The Food of Oman: Recipes and Stories from the Gateway to Arabia

Review

James Blake Wiener
by
published on 03 May 2016
Rating: star star star star star

The Food of Oman: Recipes and Stories from the Gateway to Arabia

While most people think of Middle Eastern cuisine, images of “Persian,” “Turkish,” or “Lebanese” food immediately come to thought. Set between the crossroads of East Africa, South Asia, the Middle East, and the Spice Islands, the Sultanate of Oman offers something different and perhaps even unexpected. For thousands of years, what is present-day Oman was the eastern gateway to the Arabian Peninsula. As a result, Omani cuisine reflects the diversity of the wider Indian Ocean Basin and the Near East. The Food of Oman: Recipes and Stories from the Gateway of Arabia, by Felicia Campbell, is the first Omani cookbook available in English. Beautifully illustrated – 175 gorgeous photographs in all – and filled with lively anecdotes about Omani culture and traditions, The Food of Oman introduces readers to Omani cuisine and culture through 100 appetizing recipes.

What makes The Food of Oman a particular joy to read is due, in large part, to its layout. Campbell’s title is thoughtfully and logically organized into three sections: the first section, “The Omani Pantry,” familiarizes readers to the staples of Omani cooking, explaining where they can be purchased or procured in the West; the second section, “Omani Meals,” presents recipes of Omani specialties, including stews, succulent barbeques, and spice-infused rice dishes in successive chapters; and finally, the third section, “Between Meals," shares tasty desserts, tangy beverages, and exotic breads. As Omani cuisine is so varied, there’s bound to be something to intrigue each and every reader herein. (I was drawn to Omani drinks and teas, for example.)

Recipes and cooking instructions are clear, concise, and always accompanied by a large image of the dish itself. For more complicated recipes, like those involving the making of bread, images of gestures and hand movements are most welcome. Campbell often utilizes a dish’s Arabic name - with the English set off in parenthesis - and establishes the tradition context in which every dish is served. Information pertaining to the cultural aspect of food receive their own pages; they never detract or interrupt the flow of content.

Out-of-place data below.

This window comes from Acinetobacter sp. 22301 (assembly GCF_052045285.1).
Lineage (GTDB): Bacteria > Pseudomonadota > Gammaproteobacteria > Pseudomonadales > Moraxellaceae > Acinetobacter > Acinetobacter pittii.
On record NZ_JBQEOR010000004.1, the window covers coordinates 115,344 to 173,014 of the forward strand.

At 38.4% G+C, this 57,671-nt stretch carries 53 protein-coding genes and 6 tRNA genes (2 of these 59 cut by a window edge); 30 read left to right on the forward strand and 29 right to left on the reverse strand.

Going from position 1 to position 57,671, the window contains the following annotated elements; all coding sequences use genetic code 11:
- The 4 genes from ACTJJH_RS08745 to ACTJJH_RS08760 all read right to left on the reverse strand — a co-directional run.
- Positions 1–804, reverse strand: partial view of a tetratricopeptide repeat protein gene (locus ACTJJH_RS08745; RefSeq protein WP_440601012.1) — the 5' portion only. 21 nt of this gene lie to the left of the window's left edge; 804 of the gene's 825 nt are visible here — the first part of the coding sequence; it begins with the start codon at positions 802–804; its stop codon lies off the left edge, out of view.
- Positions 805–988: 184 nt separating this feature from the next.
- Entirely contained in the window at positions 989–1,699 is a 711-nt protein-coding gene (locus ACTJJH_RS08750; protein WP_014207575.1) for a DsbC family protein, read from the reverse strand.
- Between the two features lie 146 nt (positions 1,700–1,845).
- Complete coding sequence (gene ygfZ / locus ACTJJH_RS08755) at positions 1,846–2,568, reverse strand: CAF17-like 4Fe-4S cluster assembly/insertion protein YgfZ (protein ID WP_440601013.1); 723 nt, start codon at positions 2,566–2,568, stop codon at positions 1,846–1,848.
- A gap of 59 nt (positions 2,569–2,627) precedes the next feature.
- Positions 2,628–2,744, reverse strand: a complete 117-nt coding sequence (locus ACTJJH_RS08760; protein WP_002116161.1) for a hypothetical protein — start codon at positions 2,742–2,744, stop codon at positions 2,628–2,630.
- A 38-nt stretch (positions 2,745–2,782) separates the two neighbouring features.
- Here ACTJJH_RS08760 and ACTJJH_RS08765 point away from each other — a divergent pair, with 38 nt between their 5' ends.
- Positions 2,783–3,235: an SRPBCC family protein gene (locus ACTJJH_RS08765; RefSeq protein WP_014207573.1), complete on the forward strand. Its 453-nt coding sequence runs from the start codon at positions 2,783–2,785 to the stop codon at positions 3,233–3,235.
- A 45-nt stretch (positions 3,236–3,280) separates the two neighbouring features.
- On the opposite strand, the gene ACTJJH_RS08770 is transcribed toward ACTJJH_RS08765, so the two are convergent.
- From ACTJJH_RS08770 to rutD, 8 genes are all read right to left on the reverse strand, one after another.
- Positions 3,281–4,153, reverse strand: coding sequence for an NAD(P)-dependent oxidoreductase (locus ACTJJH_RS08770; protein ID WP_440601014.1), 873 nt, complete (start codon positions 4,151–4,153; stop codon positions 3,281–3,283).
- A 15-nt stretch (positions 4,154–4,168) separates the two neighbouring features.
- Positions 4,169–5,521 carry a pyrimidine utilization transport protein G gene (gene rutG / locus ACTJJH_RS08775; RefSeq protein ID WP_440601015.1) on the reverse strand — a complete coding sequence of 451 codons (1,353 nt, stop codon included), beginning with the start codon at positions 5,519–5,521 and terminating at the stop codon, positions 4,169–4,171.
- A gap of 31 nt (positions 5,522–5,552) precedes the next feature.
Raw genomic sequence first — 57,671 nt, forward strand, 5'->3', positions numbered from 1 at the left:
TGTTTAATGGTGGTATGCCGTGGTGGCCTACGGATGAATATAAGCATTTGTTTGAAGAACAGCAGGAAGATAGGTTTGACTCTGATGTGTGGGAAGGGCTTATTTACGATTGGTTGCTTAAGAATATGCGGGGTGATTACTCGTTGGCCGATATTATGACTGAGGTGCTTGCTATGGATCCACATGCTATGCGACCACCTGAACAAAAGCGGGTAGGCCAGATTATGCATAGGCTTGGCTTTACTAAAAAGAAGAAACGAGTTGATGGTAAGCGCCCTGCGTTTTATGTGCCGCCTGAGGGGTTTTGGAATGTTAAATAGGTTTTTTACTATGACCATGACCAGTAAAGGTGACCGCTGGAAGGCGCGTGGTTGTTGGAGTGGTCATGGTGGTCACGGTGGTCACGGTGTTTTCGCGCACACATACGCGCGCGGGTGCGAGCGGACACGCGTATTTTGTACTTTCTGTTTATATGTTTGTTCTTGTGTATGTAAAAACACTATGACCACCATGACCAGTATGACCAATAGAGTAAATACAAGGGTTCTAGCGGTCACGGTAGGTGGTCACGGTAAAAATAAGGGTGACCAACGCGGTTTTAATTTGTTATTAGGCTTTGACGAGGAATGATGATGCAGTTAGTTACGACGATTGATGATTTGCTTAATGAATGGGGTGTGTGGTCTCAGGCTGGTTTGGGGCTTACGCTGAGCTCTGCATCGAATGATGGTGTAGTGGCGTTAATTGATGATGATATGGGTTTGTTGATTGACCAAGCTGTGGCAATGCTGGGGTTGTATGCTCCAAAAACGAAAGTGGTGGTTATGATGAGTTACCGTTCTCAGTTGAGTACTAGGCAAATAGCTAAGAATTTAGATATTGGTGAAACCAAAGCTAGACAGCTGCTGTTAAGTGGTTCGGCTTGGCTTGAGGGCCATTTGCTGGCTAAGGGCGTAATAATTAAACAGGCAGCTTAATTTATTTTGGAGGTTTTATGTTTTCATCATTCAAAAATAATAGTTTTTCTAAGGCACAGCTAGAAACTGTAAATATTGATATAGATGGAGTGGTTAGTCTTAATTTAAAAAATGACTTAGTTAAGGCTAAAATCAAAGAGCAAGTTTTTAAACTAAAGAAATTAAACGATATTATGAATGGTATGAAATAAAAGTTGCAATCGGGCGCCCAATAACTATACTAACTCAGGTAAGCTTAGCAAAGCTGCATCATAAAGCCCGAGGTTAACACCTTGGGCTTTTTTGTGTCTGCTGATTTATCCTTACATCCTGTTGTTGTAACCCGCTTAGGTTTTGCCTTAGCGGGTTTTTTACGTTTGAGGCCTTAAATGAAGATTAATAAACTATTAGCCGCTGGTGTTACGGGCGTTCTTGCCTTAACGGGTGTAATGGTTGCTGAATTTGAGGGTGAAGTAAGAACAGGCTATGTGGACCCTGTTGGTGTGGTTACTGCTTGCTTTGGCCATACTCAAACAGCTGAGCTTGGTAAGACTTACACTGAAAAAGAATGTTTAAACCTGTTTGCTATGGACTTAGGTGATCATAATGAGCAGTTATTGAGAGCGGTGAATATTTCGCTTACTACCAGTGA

Other features in the publication include the following: a foreword; an introduction by Campbell; quick facts about modern Oman; a gorgeous map of Oman and its neighbors; two wonderfully written sections on Omani history and Muscat’s food scene; an index; and author and artist biographies. There is additionally a weights and measurements conversion section for both imperial and metric forms, which is supremely useful. 

Ancient History Encyclopedia recommends The Food of Oman to anyone interested in Oman, food history, Islamic history, and Arab culture. 



About the Reviewer

James Blake Wiener
James is a writer and former Professor of History. He holds an MA in World History with a particular interest in cross-cultural exchange and world history. He is a co-founder of Ancient History Encyclopedia and its Communications Director.